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Induction of superficial bladder tumors in the female Fischer 344 rats with AY-27 tumor cells for the study of diffusion and localization of hemoglobin derived components (hematoporphyrin derivative) in view of photochemotherapy.

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  • 1Laboratoire d'Hématologie, Physiologie et Biologie Cellulaire, Faculté des Sciences Pharmaceutiques et Biologiques, Université Henri Poincaré-Nancy I, Nancy, France.

Abstract

Photochemotherapy (PCT) consists in administration of a photosensitizer and subsequent irradiation of the tumor with visible light. Routinely, the photosensitizer is given intravenously (i.v.), but the major drawback of this procedure is the resulting skin photosensitivity. The goal of our study is to examine whether intravesical (i.b.) instillation of the photosensitizer for PDT of bladder cancer might be feasible in order to target the tumors and to avoid the photosensitization phenomenon. After first studying the biodistribution of hematoporphyrin derivative (HpD) in vivo in the rat bladder, two and four hours after intravesical administration, by fluorescence microscopy, we compared two different methods for the induction of superficial bladder tumors in rats with AY-27 tumor cell line in order to perform the same study on bladder tumors. The best results for the penetration depth of HpD in the normal bladder wall were obtained two hours after the bladder instillation where the photosensitizer was detected only in the bladder surface (urothelium and small part of the chorion). That's why we must choose the most appropriate bladder tumor model in order to obtain superficial bladder tumors that mimic the clinical behavior of superficial bladder cancer in man. Both techniques used in this study gave a high tumor take rate in a short time (> 90%). But we really obtained superficial bladder tumors directly attached to the bladder surface with one of the two methods of tumor induction consisting in the abrasion of the bladder surface prior to the administration of the tumoral cells in the bladder cavity.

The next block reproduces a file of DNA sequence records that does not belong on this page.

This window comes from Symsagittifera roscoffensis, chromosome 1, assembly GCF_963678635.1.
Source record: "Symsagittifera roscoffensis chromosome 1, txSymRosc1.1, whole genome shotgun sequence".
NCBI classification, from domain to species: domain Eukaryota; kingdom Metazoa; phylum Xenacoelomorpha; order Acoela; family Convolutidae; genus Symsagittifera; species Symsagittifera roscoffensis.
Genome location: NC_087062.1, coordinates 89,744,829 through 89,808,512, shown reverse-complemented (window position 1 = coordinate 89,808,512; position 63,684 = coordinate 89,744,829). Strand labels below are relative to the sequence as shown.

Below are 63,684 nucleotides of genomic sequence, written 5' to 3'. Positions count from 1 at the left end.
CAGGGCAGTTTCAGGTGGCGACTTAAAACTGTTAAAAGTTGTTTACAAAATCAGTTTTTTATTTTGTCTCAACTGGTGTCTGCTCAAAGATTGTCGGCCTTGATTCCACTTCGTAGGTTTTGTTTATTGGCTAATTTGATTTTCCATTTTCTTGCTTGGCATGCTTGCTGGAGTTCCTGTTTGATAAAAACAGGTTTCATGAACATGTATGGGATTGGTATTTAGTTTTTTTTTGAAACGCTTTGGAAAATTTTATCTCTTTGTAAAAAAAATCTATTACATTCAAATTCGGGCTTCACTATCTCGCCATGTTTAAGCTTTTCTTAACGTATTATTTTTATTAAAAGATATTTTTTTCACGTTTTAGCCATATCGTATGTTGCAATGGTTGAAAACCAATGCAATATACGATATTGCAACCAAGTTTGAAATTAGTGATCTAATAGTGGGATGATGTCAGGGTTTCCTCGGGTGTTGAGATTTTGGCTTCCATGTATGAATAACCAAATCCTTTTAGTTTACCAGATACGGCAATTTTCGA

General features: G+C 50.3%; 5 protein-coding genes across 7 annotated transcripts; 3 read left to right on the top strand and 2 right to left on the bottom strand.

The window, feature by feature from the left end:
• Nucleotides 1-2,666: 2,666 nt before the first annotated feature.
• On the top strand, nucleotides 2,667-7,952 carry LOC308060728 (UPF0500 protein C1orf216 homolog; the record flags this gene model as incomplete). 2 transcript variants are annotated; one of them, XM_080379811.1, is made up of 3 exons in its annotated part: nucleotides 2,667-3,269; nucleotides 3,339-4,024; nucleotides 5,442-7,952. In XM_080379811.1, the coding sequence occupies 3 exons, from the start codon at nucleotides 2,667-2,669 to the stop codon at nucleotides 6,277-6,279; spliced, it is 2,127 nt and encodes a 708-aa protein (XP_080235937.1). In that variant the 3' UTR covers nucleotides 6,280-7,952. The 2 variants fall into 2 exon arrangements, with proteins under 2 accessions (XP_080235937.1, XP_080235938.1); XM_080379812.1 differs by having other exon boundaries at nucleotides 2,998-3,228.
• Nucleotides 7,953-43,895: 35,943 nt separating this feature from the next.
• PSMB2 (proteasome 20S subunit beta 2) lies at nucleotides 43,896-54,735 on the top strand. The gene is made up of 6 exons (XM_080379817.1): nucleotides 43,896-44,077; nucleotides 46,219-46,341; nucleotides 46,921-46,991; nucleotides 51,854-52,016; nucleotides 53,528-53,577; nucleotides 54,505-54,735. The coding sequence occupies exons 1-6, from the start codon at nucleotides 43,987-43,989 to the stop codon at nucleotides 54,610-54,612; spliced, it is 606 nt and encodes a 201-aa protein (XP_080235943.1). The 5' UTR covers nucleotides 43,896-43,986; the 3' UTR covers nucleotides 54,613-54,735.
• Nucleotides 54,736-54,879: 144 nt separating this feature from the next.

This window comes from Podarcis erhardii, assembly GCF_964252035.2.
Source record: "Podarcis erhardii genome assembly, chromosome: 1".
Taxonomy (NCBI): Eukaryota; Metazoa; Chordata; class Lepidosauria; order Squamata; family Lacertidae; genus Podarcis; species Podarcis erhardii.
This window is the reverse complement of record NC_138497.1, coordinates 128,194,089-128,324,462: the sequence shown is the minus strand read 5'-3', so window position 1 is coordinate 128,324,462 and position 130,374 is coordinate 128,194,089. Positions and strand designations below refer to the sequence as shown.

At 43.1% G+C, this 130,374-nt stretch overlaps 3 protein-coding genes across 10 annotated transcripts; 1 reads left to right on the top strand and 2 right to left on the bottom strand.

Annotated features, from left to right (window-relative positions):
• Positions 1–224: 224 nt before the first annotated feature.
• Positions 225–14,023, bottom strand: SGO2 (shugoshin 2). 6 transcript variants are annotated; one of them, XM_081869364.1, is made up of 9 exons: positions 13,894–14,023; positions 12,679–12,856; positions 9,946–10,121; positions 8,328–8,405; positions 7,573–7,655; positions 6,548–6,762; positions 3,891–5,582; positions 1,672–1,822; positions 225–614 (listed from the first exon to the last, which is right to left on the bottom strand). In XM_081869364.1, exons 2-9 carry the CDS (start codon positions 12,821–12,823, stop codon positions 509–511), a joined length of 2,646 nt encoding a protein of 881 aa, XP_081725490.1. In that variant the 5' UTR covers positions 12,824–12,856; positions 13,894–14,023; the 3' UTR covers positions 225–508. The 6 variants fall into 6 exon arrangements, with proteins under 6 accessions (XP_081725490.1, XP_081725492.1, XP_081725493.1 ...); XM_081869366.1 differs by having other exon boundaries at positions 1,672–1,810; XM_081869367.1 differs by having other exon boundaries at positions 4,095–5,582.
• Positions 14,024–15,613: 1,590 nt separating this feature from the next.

PMID:
10063440
[PubMed - indexed for MEDLINE]
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